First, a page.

3. A generator of current of an adjustable polarity comprising ,a pair of input terminals connected to a source of DC. potential, a single pair of input conductors each connected to a respective input terminal, said conductors consisting of a positive input conductor and a negative input conductor, at least one line breaker unit connected across said input conductors and having two branches, each branch including a solid state thyratron connected in series with a diode to a common junction point, the solid state thyratron of each branch being connected in normal polarity, and the associated diode in reverse polarity, with respect to the polarity of said input conductors, one thyratron of each unit being connected on the one hand, to the positive input conductor and, on the other hand, through its associated diode to the negative input conductor, the other thyratron of each unit being connected, on the one hand, to the negative input conductor and, on the other hand, through its associated diode to the positive input conductor, the common junction points of the branches of each unit being interconnected with each other and with a respective output terminal of the generator, an oscillating circuit inserted shuntwise across said input conductors with reference to at least one unit and including a condenser, and means selectively operable to effect an AC. discharge of the condenser to apply an oscillating potential between said conductors and across said thyratrons and said diodes to transiently reverse the current flow through said thyratrons relative to that supplied by the DC. source thereby to extinguish any ignited thyratron.

4. A generator of current of an adjustable polarity comprising a pair of input terminals connected to a source of DC. potential 2. single pair of input conductors each connected to a respective input terminal, said conductors consisting of a positive input conductor and a negative input conductor, at least one line breaker unit connected across said input conductors and having two branches, each branch including a solid state thyratron connected in a series with a diode to a common junction point, the solid state thyratron of each branch being connected in normal polarity, and the associated diode in reverse polarity, with respect to the polarity of said input conductors, one thyratron of each unit being connected on the one hand, to the positive input conductor and, on the other hand, through its associated diode to the negative input conductor, the other thyratron of each unit being connected, on the one hand, to the negative input conductor and, on the other hand, through its associated diode to the positive input conductor, the common junction points of the branches of each unit being interconnected with each other and with a respective output terminal of the generator, an oscillating circuit inserted shuntwise across said input conductors with reference to at least one unit and including a condenser and an induction coil in series with the condenser, and means selectively operable to provide ignition of the non-ignited thyratrons, said ignition producing an AC. discharge of the condenser to apply an oscillating potential between said conductors and across said thyratrons and said diodes to transiently reverse the current flow through said thyratrons relative to that supplied by the DC. source thereby to extinguish zany ignited thyratron.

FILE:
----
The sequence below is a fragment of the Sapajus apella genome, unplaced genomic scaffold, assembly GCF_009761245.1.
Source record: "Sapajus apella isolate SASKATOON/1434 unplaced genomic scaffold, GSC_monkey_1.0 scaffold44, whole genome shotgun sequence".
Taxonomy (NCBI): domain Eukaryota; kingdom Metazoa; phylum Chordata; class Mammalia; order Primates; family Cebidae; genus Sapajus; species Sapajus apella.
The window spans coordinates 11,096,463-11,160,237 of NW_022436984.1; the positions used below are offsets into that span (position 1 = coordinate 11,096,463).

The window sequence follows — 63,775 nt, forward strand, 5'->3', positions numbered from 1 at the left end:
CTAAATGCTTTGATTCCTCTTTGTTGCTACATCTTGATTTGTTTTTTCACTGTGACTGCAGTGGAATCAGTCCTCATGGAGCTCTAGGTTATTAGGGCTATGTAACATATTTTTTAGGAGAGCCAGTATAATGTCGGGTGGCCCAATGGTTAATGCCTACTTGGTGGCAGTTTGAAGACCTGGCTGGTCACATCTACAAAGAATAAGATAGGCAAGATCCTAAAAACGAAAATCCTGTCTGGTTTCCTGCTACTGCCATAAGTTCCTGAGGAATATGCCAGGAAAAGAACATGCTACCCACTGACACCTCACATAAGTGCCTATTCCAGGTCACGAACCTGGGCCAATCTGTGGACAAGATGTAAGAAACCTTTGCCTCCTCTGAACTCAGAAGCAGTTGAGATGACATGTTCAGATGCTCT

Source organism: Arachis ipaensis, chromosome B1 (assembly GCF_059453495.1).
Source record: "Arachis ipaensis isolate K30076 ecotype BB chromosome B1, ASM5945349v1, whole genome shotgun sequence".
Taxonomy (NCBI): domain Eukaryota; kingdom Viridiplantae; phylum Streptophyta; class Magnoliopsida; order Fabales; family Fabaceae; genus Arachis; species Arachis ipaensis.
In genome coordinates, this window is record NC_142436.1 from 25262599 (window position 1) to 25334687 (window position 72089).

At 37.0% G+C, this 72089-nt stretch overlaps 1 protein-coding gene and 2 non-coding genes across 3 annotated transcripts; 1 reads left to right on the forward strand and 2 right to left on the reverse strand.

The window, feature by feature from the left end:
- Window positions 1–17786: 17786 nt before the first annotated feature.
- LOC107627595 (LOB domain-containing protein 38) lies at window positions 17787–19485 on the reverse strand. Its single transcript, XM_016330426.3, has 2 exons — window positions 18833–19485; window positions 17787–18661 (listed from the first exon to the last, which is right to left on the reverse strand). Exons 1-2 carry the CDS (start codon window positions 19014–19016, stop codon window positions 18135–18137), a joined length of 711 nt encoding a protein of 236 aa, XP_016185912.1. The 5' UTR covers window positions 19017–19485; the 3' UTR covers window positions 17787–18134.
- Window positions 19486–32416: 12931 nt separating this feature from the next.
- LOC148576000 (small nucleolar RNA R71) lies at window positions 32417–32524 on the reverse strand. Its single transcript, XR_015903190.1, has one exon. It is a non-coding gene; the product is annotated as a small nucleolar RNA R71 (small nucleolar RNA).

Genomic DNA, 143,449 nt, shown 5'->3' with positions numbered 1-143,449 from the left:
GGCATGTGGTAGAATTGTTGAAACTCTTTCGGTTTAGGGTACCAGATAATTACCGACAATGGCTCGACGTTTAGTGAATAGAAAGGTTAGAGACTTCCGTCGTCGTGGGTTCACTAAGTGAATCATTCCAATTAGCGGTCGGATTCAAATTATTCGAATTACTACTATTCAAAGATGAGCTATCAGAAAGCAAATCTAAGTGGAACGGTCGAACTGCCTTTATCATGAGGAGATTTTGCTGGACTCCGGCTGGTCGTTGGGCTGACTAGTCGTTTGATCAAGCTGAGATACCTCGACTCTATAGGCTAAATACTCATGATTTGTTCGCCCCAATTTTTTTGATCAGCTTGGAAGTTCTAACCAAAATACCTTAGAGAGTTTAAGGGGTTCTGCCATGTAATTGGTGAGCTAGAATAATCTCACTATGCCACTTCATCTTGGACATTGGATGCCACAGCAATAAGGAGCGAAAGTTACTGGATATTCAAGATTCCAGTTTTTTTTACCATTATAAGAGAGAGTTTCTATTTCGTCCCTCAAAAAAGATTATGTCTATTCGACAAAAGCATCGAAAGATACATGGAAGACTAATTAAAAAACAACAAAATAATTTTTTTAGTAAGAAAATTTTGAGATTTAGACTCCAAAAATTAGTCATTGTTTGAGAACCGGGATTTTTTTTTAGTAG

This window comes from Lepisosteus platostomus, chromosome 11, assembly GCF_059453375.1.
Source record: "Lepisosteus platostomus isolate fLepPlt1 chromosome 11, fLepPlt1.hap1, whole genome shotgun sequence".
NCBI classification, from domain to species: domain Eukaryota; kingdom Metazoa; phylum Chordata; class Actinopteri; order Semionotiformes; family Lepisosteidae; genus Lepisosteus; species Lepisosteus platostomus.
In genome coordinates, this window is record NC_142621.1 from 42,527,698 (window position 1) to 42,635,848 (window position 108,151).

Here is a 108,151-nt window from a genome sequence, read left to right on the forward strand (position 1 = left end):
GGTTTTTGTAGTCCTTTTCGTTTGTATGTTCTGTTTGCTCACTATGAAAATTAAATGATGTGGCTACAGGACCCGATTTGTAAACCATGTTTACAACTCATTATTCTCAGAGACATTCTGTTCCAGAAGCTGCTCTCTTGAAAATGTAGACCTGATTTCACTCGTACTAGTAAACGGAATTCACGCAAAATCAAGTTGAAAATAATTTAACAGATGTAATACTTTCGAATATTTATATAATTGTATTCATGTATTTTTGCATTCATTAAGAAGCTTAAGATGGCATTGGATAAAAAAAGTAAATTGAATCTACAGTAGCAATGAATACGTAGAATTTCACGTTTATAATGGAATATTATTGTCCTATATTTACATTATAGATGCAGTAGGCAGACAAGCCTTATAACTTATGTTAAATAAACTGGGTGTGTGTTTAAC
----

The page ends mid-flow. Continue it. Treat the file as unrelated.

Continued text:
5. A generator of current of an adjustable polarity comprising a pair of input terminals connected to a source of DC. potential a single pair of input conductors each connected to a respective input terminal, said conductors consisting of a positive input conductor and a negative input conductor, at least one line breaker unit connected across said input conductors and having two branches, each branch including a solid state thyratron connected in series with a diode to a common junction point, the solid state thyratron of each branch being connected in normal polarity, and the associated diode in reverse polarity,

8 with respect to the polarity of said input conductor, one thyratron of each unit being connected, on the one hand, to the positive input conductor and, on the other hand, through its associated diode to the negative input conductor, the other thyratron of each unit being connected, on the one hand, to the negative input conductor and, on the other hand, through its associated diode to the positive input conductor, the common juncture points of the branches of each unit being interconnected with each other and with a respective output terminal of the generator, an oscillating circuit inserted shuntwise across said input conductors with reference to at least one unit and including a condenser, and a shunt circuit for said condenser including an induction coil and a contact-maker in series, the closing of the contact-maker producing an AC. discharge of the condenser to apply an oscillating potential between said conductors and across said thyratrons and said diodes to transiently reverse the current flow through said thyratrons relative to that supplied by the DC. source thereby to extinguish any ignited thyratron.